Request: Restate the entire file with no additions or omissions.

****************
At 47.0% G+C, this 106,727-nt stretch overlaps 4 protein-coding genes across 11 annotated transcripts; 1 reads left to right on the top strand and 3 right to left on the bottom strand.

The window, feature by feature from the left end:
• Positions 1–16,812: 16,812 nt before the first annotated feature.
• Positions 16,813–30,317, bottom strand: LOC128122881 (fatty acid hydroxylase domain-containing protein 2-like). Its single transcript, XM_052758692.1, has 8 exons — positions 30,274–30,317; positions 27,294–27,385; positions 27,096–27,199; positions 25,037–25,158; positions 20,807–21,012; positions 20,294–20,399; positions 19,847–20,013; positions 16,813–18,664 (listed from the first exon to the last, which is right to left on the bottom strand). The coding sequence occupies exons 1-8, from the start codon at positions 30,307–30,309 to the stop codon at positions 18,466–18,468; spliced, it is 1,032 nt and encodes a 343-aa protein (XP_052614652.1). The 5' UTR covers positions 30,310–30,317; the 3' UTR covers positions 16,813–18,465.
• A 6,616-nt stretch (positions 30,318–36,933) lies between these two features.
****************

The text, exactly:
At 47.0% G+C, this 106,727-nt stretch overlaps 4 protein-coding genes across 11 annotated transcripts; 1 reads left to right on the top strand and 3 right to left on the bottom strand.

The window, feature by feature from the left end:
• Positions 1–16,812: 16,812 nt before the first annotated feature.
• Positions 16,813–30,317, bottom strand: LOC128122881 (fatty acid hydroxylase domain-containing protein 2-like). Its single transcript, XM_052758692.1, has 8 exons — positions 30,274–30,317; positions 27,294–27,385; positions 27,096–27,199; positions 25,037–25,158; positions 20,807–21,012; positions 20,294–20,399; positions 19,847–20,013; positions 16,813–18,664 (listed from the first exon to the last, which is right to left on the bottom strand). The coding sequence occupies exons 1-8, from the start codon at positions 30,307–30,309 to the stop codon at positions 18,466–18,468; spliced, it is 1,032 nt and encodes a 343-aa protein (XP_052614652.1). The 5' UTR covers positions 30,310–30,317; the 3' UTR covers positions 16,813–18,465.
• A 6,616-nt stretch (positions 30,318–36,933) lies between these two features.